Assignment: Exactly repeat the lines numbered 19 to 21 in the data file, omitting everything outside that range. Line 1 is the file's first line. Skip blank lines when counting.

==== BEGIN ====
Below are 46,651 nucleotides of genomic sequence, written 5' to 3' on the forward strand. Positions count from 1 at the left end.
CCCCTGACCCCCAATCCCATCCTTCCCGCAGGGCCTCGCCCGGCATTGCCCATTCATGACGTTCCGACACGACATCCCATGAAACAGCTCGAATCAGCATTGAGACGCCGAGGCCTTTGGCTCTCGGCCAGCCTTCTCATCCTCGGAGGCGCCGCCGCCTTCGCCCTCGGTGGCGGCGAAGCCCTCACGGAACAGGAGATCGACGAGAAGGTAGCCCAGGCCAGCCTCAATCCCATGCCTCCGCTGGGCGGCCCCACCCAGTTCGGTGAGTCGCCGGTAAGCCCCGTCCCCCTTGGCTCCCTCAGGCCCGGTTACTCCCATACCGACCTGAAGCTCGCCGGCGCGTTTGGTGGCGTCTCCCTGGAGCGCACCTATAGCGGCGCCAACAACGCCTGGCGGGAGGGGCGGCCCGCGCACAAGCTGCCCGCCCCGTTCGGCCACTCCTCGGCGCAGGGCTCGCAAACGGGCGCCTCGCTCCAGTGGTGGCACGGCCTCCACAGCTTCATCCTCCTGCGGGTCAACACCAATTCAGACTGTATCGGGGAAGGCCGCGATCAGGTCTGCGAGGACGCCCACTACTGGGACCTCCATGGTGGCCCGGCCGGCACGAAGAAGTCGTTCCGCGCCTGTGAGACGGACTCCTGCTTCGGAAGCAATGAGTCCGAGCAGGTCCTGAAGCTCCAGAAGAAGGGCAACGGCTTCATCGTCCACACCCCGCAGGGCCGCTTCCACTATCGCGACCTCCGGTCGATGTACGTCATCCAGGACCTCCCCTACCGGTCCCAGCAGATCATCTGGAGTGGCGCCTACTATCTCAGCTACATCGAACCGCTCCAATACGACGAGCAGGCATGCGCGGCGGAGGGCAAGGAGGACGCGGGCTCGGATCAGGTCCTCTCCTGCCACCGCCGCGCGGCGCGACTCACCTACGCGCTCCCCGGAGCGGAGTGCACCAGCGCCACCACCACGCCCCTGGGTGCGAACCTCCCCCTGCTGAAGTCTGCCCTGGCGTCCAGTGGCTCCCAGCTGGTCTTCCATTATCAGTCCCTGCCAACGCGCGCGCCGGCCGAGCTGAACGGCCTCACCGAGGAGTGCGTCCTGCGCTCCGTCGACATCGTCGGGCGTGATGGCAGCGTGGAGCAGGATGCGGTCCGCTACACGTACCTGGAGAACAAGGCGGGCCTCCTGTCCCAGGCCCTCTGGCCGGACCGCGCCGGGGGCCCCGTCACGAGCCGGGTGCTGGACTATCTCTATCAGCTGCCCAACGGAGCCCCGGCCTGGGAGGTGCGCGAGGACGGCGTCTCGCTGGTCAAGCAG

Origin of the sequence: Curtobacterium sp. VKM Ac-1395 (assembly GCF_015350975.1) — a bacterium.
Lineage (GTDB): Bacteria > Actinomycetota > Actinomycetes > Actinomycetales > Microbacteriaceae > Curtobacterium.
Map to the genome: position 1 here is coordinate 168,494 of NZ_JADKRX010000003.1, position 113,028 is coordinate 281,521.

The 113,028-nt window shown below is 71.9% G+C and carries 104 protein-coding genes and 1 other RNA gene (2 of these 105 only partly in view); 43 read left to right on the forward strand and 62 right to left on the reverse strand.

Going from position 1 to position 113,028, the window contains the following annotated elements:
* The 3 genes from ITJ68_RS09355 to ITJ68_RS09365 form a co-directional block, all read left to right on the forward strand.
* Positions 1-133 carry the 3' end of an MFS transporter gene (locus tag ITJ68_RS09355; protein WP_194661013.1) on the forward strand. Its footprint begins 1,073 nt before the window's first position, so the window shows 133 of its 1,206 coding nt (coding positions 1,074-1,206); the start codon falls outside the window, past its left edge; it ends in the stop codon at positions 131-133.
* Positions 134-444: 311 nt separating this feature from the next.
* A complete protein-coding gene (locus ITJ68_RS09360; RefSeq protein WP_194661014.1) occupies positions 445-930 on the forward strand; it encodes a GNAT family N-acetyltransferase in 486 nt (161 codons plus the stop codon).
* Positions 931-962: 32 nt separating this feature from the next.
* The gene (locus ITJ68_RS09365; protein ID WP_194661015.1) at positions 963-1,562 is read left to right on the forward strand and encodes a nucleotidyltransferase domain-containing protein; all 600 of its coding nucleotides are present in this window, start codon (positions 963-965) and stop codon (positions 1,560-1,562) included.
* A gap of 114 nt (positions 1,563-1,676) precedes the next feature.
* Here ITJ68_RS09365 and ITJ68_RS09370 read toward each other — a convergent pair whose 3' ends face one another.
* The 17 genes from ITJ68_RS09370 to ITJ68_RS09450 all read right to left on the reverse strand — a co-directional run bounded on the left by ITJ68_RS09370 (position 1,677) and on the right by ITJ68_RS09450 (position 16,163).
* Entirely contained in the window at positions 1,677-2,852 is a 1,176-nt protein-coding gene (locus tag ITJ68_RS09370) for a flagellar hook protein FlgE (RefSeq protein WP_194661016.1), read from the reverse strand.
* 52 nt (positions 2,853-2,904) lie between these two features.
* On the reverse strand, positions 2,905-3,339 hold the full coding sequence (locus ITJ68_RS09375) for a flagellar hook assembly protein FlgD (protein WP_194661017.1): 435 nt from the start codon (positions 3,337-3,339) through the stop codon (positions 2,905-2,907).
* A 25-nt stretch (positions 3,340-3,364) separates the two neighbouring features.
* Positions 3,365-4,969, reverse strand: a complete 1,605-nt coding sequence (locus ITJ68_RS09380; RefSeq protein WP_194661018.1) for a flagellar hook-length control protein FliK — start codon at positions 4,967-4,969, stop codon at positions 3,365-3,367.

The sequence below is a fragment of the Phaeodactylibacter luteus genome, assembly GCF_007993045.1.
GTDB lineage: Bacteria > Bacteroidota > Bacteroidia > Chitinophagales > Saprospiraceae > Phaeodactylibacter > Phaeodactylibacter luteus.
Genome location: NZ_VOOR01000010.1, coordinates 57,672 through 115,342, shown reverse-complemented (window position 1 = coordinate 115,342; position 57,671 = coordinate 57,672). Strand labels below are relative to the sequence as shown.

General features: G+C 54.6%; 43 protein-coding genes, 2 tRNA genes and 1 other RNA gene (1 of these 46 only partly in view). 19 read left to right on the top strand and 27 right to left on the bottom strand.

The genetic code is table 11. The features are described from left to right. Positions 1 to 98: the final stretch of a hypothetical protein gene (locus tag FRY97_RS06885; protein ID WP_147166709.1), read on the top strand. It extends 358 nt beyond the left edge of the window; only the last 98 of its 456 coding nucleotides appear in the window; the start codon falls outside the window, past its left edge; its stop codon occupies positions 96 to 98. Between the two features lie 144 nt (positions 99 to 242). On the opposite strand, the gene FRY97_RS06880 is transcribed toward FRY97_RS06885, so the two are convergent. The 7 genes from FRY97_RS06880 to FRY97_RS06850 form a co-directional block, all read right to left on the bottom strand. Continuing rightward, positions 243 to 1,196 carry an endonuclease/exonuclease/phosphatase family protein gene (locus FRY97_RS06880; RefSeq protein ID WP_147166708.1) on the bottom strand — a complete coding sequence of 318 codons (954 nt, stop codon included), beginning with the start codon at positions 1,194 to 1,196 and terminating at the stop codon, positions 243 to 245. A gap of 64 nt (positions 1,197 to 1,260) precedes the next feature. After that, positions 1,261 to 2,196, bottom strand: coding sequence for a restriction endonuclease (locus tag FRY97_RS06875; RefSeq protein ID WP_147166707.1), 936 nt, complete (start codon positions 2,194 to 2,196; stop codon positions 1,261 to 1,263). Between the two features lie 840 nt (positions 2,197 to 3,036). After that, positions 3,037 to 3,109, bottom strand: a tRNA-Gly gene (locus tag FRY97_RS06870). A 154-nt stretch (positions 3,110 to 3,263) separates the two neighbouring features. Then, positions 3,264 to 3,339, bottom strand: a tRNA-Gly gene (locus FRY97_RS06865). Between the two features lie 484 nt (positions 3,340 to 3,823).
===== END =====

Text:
* On the reverse strand, positions 2,905-3,339 hold the full coding sequence (locus ITJ68_RS09375) for a flagellar hook assembly protein FlgD (protein WP_194661017.1): 435 nt from the start codon (positions 3,337-3,339) through the stop codon (positions 2,905-2,907).
* A 25-nt stretch (positions 3,340-3,364) separates the two neighbouring features.
* Positions 3,365-4,969, reverse strand: a complete 1,605-nt coding sequence (locus ITJ68_RS09380; RefSeq protein WP_194661018.1) for a flagellar hook-length control protein FliK — start codon at positions 4,967-4,969, stop codon at positions 3,365-3,367.